Eragon received generally mixed reviews and was criticized for its derivative nature. Liz Rosenberg of The New York Times Book Review criticized Eragon for having "clichéd descriptions", "B-movie dialogue", "awkward and gangly" prose." However, she concluded the review by noting that "for all its flaws, it is an authentic work of great talent". School Library Journal wrote that in Eragon "sometimes the magic solutions are just too convenient for getting out of difficult situations". Common Sense Media called Eragon's dialogue "long-winded" and "clichéd", with a plot "straight out of Star Wars by way of The Lord of the Rings, with bits of other great fantasies thrown in here and there." The website did concede that the book is a notable achievement for such a young author, and that it would be "appreciated" by younger fans.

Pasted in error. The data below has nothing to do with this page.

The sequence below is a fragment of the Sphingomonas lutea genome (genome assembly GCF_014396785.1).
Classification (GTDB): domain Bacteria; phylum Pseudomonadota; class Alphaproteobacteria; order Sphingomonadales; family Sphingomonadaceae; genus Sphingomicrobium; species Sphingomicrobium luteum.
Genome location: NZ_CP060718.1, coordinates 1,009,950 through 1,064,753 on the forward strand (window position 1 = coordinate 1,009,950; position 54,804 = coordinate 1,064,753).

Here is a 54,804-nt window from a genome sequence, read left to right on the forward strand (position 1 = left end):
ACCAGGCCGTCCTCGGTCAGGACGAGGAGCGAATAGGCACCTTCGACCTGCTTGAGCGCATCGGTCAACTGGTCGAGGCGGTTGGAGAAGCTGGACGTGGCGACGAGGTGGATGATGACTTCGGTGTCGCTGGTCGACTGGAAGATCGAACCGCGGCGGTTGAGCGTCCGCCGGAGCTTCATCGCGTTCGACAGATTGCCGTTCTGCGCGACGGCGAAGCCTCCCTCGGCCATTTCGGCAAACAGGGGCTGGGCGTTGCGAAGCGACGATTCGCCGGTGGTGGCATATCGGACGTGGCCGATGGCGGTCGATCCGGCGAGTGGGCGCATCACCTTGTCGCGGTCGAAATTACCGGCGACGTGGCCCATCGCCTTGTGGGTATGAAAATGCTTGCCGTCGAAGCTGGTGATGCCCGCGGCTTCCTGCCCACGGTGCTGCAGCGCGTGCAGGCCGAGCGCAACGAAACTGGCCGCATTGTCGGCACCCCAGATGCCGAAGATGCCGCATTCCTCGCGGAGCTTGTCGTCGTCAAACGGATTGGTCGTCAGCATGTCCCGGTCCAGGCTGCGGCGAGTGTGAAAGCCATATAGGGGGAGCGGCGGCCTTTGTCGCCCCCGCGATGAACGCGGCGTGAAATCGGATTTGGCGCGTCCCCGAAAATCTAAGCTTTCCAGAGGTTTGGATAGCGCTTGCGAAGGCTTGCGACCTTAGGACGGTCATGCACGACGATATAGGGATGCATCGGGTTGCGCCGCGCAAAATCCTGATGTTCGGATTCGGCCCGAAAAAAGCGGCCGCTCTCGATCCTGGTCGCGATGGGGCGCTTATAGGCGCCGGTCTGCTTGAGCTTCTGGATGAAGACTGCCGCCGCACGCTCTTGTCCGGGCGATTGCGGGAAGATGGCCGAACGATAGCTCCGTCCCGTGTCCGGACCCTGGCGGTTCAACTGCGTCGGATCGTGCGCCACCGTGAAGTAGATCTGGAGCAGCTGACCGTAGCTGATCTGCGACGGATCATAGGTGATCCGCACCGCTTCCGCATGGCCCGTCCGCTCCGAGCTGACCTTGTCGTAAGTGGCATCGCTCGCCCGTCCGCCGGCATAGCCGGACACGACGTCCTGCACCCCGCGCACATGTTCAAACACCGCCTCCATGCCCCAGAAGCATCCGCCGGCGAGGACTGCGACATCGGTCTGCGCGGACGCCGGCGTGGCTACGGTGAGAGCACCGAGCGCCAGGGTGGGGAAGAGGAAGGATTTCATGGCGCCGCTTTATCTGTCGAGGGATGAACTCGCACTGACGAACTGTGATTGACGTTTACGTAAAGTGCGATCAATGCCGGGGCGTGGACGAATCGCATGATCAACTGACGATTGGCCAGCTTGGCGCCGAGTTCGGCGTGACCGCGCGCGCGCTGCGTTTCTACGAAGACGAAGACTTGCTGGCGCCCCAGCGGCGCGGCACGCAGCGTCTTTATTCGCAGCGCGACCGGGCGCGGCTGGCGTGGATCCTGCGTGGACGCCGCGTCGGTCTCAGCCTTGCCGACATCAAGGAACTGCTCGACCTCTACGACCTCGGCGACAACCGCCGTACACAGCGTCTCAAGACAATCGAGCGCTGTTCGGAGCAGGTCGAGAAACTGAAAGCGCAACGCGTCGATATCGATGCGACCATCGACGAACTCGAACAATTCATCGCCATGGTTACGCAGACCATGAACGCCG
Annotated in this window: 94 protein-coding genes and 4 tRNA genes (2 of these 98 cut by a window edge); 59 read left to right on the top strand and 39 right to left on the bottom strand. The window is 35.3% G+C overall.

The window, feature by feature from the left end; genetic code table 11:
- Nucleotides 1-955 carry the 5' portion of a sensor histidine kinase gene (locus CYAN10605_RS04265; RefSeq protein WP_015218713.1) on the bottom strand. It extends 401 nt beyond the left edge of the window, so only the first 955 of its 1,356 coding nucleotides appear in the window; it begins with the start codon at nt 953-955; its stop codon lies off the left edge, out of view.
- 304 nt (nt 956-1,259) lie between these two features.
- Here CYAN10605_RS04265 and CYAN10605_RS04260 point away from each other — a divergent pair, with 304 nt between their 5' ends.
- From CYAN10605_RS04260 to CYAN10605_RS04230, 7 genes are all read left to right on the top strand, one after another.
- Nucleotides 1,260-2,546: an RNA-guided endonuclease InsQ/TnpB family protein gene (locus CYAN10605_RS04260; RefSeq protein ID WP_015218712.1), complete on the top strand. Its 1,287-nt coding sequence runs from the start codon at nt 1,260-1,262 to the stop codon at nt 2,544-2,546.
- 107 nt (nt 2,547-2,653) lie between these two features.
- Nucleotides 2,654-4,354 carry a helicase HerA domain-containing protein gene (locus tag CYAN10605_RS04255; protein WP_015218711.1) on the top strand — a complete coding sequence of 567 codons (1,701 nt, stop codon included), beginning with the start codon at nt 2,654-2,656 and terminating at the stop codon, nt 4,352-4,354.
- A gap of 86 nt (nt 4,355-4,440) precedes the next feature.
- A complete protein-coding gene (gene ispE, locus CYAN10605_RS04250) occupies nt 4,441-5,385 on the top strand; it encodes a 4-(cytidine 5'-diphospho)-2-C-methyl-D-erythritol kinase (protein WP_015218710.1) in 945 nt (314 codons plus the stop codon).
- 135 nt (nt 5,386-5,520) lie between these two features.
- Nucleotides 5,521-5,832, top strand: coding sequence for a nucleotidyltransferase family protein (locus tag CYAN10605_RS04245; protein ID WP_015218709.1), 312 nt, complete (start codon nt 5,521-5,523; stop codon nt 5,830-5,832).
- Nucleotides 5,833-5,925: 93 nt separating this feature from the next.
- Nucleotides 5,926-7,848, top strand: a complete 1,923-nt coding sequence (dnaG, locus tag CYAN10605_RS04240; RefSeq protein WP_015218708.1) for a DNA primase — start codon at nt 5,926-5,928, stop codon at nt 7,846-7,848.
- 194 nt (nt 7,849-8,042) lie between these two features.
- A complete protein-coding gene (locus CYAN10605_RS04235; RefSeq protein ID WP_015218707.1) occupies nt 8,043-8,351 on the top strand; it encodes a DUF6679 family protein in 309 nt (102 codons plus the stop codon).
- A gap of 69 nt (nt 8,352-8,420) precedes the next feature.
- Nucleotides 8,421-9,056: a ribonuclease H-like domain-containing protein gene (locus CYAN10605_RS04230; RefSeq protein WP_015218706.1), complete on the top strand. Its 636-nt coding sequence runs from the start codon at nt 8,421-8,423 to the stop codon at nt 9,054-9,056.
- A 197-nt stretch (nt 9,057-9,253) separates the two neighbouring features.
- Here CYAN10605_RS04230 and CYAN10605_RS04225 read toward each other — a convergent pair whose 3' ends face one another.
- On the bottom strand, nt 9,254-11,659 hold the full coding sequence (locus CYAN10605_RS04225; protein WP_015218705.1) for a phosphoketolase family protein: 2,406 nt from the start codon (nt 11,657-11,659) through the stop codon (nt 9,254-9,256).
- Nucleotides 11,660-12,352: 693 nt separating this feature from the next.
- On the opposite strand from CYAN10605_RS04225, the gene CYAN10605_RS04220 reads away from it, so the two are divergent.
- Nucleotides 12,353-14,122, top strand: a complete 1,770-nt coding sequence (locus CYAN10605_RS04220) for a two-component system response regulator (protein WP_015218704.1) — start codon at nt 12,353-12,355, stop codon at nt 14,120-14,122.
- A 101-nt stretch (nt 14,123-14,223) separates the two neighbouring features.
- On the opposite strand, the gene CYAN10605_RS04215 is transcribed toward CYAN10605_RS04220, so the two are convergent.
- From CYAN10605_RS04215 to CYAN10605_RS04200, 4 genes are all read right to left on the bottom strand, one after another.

Favorable reviews of Eragon often focused on the book's characters and plot. IGN's Matt Casamassina called the book "entertaining", and added that "Paolini demonstrates that he understands how to hold the reader's eyes and this is what ultimately separates Eragon from countless other me-too fantasy novels." Chris Lawrence of About.com thought the book had all the "traditional ingredients" that make a fantasy novel "enjoyable". The book was a "fun read" for him because it is "quick and exciting" and "packed" with action and magic. Lawrence concluded his review by giving the book a rating of 3.8/5, commenting that "the characters are interesting, the plot is engrossing, and you know the good guy will win in the end."
Eragon was the third best-selling children's hardback book of 2003, and the second best-selling children's paperback of 2005. It placed on the New York Times Children's Books Best Seller list for 121 weeks. In 2006, the novel was awarded with a Nene Award by the children of Hawaii. It won the Rebecca Caudill Young Reader's Book Award and the Young Reader's Choice Award the same year.